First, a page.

Recruiting Nonprofit CEO/Executive Directors – Maintaining Confidentiality

By Don Harkins
Senior Search Consultant
The Moran Company “We Find Great Nonprofit Executives”

Any change in senior leadership can be unsettling for a nonprofit. Confidentiality is key when it comes to recruiting and hiring a new CEO/Executive Director, and yet transparency on how the process will proceed can help counteract the tendency for such changes to create organizational angst and/or confusion. Finding the right balance between privacy and openness is essential.

The following questions are important to answer in an upfront way with staff, and, perhaps, other key constituencies (i.e., major referral or funding sources):

  1. What is the rough timeline anticipated to recruit and hire the next CEO/Executive Director?
  2. How will the nonprofit be led during the transition if it’s expected that there will be a break between the outgoing CEO/Executive Director and the incoming Executive Director/CEO?
  3. What attributes are Board members looking for in the next CEO/Executive Director?
  4. Will there be a regional/national search conducted?
  5. Will an executive search firm be assisting the Board?
  6. What role—if any— is the staff expected to play in the interview/ selection process?
  7. How can a staff member “throw their hat in the ring” if they meet the requirements for the position?

While being transparent about the issues outlined above can reduce angst and confusion during the transition, there is a real need to also be careful about maintaining confidentiality regarding the candidates that choose to apply. From a practical standpoint, the nonprofit wants to attract the best possible candidates and treat them all well. If the experience is a good one, a strong external candidate may choose to explore other/future opportunities within the organization even if he or she is not selected for the current vacancy. On the other hand, not being careful regarding candidate confidentiality may turn off a strong local candidate who might have otherwise been a contender for the current job, or create unnecessary internal turmoil if it becomes known that a current staff member is applying.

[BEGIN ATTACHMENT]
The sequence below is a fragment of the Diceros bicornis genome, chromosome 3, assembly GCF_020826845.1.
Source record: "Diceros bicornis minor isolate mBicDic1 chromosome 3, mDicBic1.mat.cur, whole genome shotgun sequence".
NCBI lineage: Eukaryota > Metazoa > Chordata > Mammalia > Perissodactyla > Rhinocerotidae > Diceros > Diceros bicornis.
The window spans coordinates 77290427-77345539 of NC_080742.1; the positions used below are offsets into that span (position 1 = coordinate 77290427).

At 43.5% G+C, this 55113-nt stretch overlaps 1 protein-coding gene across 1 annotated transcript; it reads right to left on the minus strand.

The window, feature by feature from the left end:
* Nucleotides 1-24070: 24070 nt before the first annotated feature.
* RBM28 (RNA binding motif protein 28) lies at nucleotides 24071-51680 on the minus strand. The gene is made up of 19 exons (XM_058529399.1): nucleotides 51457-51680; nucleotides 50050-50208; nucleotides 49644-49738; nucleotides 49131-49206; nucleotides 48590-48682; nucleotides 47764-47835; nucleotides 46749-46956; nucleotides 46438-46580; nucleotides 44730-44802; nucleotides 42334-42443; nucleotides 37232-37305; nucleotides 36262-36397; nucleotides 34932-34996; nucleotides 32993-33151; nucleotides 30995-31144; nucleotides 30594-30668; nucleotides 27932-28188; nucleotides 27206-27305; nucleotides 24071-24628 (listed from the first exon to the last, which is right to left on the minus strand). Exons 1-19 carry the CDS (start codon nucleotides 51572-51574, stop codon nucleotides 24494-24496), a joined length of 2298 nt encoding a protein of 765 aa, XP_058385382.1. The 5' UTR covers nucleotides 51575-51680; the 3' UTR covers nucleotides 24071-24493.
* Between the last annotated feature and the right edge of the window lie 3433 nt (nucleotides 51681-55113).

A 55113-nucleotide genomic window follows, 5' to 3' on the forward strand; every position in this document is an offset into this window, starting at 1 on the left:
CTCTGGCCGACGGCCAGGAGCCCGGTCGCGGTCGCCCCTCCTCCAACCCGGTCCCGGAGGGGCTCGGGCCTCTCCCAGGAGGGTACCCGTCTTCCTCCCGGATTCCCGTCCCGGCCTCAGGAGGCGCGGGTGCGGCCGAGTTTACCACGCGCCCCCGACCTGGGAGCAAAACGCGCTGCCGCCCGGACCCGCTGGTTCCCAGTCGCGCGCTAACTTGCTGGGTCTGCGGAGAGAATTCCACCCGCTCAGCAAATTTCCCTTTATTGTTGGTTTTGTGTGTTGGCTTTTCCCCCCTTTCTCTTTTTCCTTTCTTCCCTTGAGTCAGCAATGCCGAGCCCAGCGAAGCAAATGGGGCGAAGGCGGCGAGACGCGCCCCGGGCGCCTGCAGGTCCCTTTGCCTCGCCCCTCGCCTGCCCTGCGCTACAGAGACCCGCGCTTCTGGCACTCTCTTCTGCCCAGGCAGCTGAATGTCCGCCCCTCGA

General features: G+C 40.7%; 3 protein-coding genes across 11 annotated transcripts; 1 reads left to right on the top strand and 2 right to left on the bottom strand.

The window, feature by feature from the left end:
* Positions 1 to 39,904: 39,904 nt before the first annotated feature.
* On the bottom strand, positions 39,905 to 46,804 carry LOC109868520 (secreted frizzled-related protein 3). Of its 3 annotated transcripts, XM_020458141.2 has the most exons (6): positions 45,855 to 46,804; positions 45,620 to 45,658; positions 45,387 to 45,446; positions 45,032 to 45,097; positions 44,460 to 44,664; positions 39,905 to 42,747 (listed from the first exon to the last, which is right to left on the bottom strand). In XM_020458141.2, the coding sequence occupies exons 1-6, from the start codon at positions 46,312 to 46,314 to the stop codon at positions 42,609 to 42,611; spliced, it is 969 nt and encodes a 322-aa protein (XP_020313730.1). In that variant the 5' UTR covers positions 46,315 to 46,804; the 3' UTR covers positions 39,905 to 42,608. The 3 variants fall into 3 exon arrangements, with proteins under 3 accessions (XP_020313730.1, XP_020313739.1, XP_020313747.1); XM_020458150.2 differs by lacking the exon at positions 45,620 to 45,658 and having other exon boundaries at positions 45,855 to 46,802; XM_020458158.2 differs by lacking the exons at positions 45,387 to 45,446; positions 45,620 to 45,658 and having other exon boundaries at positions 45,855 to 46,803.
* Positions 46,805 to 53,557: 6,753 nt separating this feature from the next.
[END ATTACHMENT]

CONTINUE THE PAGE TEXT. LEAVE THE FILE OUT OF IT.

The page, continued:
It is often helpful to have an outside executive search firm assist in the identification and screening of candidates. This way, a greater level of confidentiality can be maintained by this third party recruiter as applicants are pared down to the strongest candidates before scheduling interviews with the broader Board Search Committee. At the point the Board (and perhaps key staff) begin to receive information about the specific candidates, it is critical that all recipients of that information understand the importance of keeping that information confidential.

Preserving and protecting confidentiality about the applicants extends to the following details (if shared):

  • Personal identifying information such as name, address, telephone number(s), email address(es), age, and marital/family situation
  • Person’s current employment situation, if employed
  • Person’s prior work history and educational background
  • Most recent wage rate
  • Comments offered by those being contacted as “references”

Additional considerations in treating candidate information as confidential extend to when and where discussions about candidates are held, maintaining control over the distribution list(s) for emails/memos, and making sure candidates know how to maintain contact with the nonprofit as they go through the process. By exercising these precautions, all applicants can be assured their candidacy is being treated as confidential, which will help the candidates feel confident that the organization is operating in a professional manner, thus inspiring confidence in the process and the organization.

Read more on a similar topic about what personal questions to avoid asking applicants in one of our previous articles: Nonprofit Interviewing: Legal Questions for Interviews“. We work with Boards and Search Committees as part of our recruitment process to develop appropriate and useful interview questions. If The Moran Company can assist your nonprofit with an upcoming executive search, simply contact us for a free 30-minute consultation for your organization.

Want more articles like this delivered directly to your in-box?  Sign up for our E-Newsletter.

© 2018 The Moran Company, “We find great nonprofit executives.” We specialize in searches for nonprofit executive directors, directors of development/fundraising staff, and other top nonprofit leadership.